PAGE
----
Word from the company: No. Apple’s leaders say they are more interested in the future than the past.
In fact, the most complete historical collection of all things Apple is nowhere near Cupertino. The serious Apple fan must travel to, of all places, Savona, Italy.
The All About Apple Museum has more than 9,000 pieces of that history — from the Apple I to Apple TV. How it came to be housed in the northern Italian seaport town is best described as a gift and happy accident.
Apple’s history is mostly watched over by private collectors, some of whom have collections so big they plan to open museums in their own towns. Bits of Apple’s history can be found in places like the Smithsonian and Silicon Valley’s own Computer History Museum. An Apple Museum in Prague, Czech Republic, recently opened its doors and though smaller than the collection in Italy it, too, boasts of a deep catalog of Apple’s evolution.
‘Take what you like’
The story of the All About Apple museum began in 2002 when IT consultant Alessio Ferraro went to a friend’s retirement party to wish him well on a new chapter in his life. But it was Ferraro’s life that changed that night when the friend led him to a computer warehouse and told him to take whatever interested him.
Ferraro left that night with the keys to the warehouse and the seeds for what would become the start of the collection, a sizable number of Apple-computer artifacts, some of which dated back to Apple’s beginning in 1976.
“There were a lot of very interesting things in that warehouse, like the Lisa,” said Alberto Crosio, a lighting consultant who contributed some pieces in the beginning and is now a member of the museum staff. “I know it sounds weird, but he said look at what I have in my house and it was like 10 people who collected their old things. I added a NeXT computer. We were all into it. It was just crazy.”
A kind of thumbs-up from Apple
While Apple execs have publicly dismissed the notion of a museum, the All About Apple Museum received a bit of an unofficial nod from Cupertino. An Apple executive invited the group to California to tour the facilities and privately offered praise for the care the museum was taking with Apple’s history.
“Officially, they do not want to be related to something in their past,” Crosio said. “But they complimented us on what we were doing.”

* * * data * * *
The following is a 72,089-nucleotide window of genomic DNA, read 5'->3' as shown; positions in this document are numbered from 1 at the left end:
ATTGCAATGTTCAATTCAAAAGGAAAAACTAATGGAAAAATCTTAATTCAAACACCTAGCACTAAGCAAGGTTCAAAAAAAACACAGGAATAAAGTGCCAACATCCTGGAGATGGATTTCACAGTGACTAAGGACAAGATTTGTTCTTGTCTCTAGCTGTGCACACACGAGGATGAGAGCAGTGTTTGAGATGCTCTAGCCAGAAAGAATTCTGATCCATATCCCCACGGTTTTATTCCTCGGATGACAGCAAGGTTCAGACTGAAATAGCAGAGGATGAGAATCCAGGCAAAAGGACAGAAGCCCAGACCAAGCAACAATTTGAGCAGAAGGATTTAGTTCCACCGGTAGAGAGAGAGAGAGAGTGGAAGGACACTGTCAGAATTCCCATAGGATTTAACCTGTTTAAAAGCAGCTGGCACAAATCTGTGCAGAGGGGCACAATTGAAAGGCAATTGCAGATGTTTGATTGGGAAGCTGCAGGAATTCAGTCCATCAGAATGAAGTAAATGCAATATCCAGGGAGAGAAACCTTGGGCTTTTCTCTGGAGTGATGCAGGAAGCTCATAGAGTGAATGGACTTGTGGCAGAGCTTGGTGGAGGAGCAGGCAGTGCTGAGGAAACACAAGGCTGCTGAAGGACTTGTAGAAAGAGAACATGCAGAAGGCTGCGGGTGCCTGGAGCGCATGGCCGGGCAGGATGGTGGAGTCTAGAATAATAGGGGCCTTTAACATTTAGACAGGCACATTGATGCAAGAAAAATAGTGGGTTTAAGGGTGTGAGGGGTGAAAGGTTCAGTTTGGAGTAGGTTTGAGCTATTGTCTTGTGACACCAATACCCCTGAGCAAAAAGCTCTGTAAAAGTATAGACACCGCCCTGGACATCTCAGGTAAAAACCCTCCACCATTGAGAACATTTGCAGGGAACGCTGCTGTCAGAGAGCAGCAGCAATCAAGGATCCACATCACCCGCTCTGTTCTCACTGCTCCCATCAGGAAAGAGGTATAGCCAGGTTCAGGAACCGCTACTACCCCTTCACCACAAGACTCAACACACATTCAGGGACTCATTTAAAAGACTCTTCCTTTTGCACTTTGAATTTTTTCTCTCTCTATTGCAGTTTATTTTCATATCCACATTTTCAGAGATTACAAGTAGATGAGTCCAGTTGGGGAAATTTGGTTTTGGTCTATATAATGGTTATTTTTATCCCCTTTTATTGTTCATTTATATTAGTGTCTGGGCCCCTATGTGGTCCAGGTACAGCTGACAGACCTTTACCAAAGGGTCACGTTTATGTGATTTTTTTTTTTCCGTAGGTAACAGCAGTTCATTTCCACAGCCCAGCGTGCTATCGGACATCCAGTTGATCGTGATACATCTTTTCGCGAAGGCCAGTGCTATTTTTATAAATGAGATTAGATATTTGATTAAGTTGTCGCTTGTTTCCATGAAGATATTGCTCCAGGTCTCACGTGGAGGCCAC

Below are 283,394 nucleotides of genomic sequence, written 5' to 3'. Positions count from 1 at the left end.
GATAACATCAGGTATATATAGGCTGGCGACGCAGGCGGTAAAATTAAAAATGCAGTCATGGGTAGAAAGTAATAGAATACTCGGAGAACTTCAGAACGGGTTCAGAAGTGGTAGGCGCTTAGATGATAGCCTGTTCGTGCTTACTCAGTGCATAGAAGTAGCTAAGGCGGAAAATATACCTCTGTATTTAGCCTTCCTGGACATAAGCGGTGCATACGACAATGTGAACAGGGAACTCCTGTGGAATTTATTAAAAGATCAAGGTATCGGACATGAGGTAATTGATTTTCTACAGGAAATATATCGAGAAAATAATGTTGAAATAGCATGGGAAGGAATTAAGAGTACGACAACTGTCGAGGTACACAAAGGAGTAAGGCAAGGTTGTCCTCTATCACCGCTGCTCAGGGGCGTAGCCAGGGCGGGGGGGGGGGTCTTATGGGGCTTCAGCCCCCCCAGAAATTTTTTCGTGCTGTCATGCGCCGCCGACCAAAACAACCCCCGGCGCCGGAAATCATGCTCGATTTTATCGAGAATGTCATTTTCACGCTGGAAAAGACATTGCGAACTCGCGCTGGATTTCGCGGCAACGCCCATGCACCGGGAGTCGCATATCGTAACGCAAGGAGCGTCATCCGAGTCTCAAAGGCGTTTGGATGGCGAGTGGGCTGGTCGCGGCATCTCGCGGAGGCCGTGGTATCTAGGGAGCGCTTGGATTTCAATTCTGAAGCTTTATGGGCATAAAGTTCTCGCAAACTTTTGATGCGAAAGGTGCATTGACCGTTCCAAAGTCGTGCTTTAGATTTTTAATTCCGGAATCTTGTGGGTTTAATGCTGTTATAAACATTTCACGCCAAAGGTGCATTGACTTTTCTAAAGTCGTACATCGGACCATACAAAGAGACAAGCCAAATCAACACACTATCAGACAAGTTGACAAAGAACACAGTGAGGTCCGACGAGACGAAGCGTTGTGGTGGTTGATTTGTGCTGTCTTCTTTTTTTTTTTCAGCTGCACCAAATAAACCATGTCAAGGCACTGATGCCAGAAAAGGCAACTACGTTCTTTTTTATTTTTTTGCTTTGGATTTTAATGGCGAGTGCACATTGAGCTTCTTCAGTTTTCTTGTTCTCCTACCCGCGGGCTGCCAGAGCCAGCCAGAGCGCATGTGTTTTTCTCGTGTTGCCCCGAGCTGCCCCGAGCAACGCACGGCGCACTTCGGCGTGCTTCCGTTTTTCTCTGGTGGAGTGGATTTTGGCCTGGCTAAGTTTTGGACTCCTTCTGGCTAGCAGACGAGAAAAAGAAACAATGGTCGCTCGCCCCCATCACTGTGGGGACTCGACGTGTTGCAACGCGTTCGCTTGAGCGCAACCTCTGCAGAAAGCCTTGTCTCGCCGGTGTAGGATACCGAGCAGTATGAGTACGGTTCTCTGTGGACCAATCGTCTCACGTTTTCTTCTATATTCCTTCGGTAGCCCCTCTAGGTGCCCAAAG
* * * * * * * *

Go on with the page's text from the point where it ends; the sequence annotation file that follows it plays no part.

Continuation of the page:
Ferraro and friends, all serious fans of Apple, formed a user group and pooled together the collection. As it grew, the idea of a museum followed. All About Apple opened its doors in 2005 and has moved a couple of times. It’s now located near the University Centre of Savona with plenty of exhibit space, plus room to archive items not on display.
Works like new
Every device, showing the 40-year evolution of personal computing through Apple, works just as it would’ve on day one.
There are close to 1,000 computers, 142 of which are non-Apple, like Commodore, Atari and Olivetti machines that help provide a museum-goer with historical context. The collection includes 244 monitors, 152 printers, more than 13,000 peripherals, like keyboards, mouses and drives. There are also Newtons, iPods, pre-production prototypes, manuals, brochures, posters and all the software.
Many of the devices are warehoused to serve as a source for parts to keep the working models running.
There are also more personal items, like the first company sign, a toolbox belonging to co-founder Steve Wozniak and an Apple II with synthesizer that was in the 1977 movie Close Encounters of the Third Kind that produced that famous five-note melody used to greet the aliens.
The unintentional museum creators now find themselves at a crossroads. Each member of the group takes turns staffing the museum, which is open two days a week.
It’s popular enough, the group believes, to be open five days a week. It makes only enough money to sustain itself and everyone on staff has kept their day jobs. They are talking about hiring a full-time manager.
“We are enthusiasts but it grew so fast that it became more than a hobby,” Crosio said. “It is a passion and we cannot lose this. We know we must grow up.”